Tuesday, 30 October 2012


  • Varnish: is essentially a clear ink that can be applied in a variety of thicknesses over print. On the most basic level it improves the durability of your print, preventing the ink from rubbing off and keeping the paper or card from wrinkling or tearing, but as we’ll see below it can also be used to achieve some awesome visual and textural effects.
  • Finish: is any effect that’s applied to your print after it’s been produced. That could be an all over varnish, a spot varnish, foil-blocking, or die-cuts (all of which I’m sure we’ll get to in a later post!)
  • Spot: is used to indicate that a finish is only going to be applied to certain areas(or spots) of the total printed area.
  • UV: is the thickest varnish available, and is most often used to make your print look really glossy and vivid.
Spot UV is a high-gloss finish applied to a specific area of your print, as in the example below:
What we’ve got here is a piece of packaging that’s been printed on a matt varnished card stock before having a Spot UV varnish applied over part of the logo. As you can see, it creates a striking balance between the main body of the box and the logo which instantly grabs the eye. For simple images like this applying a Spot UV varnish can be a great way of increasing the visual impact of your print.


Although Spot UV draws attention elements of your design, and should be thought about when you’re starting your design work, you should remember that it’s not a part of the design per se. Rather, it’s a post-printing operation which can, like any other coating, be applied ‘online’ (immediately after the ink is applied to the stock) or ‘offline’ (on a separate machine, some time after the printing job has been done). In either case it’s an intricate process – as your printers will have to supply their machine with information on the exact spots to apply the varnish. It’s essentially a tooling job, and you should bear this in mind when deciding whether or not to go for it. A more general gloss coating, whether UV or not, will cost considerably less as there’s so much less information to be supplied.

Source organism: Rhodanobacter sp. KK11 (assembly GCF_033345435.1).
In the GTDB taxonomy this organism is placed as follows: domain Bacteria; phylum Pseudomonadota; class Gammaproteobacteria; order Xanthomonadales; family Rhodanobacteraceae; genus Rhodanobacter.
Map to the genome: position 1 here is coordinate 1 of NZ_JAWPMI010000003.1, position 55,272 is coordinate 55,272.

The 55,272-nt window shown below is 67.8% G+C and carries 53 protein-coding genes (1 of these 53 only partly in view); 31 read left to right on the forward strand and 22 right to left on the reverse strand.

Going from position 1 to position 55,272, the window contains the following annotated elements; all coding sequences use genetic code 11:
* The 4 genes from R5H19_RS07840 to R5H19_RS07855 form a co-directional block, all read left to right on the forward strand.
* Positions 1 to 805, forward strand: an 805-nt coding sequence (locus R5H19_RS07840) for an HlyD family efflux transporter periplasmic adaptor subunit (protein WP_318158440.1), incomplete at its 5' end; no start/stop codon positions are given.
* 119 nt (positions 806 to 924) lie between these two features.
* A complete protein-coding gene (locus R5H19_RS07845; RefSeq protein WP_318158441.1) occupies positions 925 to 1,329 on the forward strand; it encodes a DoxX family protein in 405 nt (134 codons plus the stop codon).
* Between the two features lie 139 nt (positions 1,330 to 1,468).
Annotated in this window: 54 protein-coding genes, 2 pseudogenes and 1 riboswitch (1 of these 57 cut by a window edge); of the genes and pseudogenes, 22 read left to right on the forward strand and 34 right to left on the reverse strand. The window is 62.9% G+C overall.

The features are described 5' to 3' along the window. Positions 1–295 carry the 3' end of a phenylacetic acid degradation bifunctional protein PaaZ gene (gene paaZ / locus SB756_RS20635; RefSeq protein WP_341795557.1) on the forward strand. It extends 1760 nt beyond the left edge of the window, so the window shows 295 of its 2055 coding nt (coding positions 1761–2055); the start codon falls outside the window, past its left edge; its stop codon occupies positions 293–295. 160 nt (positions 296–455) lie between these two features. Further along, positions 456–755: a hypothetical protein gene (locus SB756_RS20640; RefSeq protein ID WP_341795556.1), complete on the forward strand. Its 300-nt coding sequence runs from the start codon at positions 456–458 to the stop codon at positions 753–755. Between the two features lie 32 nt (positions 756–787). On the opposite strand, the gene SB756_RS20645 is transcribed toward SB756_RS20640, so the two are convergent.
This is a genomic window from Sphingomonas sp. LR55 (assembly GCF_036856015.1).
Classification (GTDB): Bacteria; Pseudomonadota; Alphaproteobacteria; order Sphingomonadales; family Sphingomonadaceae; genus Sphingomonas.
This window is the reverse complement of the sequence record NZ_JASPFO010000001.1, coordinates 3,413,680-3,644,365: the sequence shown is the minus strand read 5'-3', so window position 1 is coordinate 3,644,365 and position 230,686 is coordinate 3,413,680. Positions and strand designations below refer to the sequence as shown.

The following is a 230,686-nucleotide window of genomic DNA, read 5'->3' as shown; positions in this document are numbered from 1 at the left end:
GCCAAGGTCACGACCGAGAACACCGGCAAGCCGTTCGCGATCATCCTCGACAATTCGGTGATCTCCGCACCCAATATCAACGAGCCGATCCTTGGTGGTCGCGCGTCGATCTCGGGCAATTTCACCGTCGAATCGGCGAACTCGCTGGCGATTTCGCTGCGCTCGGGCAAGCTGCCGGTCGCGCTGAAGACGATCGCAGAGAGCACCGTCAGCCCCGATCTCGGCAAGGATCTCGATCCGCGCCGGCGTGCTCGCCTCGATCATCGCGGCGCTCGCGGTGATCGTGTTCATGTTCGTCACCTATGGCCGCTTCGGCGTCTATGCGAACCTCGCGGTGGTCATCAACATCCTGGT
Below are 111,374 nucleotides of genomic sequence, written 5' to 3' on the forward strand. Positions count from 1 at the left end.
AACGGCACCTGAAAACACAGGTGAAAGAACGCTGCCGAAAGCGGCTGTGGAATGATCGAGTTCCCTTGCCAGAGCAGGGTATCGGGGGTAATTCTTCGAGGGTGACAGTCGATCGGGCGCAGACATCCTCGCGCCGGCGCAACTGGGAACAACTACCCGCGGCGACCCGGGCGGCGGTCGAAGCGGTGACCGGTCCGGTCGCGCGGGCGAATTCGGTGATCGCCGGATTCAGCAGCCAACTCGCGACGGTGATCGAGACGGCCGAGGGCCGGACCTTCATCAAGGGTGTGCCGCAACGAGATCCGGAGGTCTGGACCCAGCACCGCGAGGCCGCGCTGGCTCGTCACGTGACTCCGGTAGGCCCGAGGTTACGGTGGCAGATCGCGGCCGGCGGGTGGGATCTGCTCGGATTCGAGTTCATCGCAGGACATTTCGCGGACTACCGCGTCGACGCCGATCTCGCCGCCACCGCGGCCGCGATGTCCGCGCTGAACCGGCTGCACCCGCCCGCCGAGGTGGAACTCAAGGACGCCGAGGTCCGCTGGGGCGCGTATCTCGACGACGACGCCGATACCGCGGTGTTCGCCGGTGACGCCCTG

Spot UV’s can’t be added to artwork by your designer – although they will create the guides that the printers will use to apply the varnish –and require your printer to call into play a specialist piece of machinery (which blasts the varnish with UV light to dry it out). As both designer and printer will be doing more work and, in the case of the printer, using an expensive bit of kit to give you the effect you’re after you should expect the price you pay to inflate accordingly. For this reason it’s worth thinking in detail about the purpose of your print before you opt for a Spot UV – is it really going to be worth it on flyer printing or poster printing? Probably not, as they’re intended to be read for the information – with the aim of drumming up support, attendence or business – and then discarded. Something that you expect your audience to return to again and again, on the other hand – your business card, your company’s annual report, the prospectus for your school or something similar – well, that might be worth the extra expense…
The main drawback is going to be cost. Prices increase according to complexity, rather than the amount of space the varnish covers.

No comments:

Post a Comment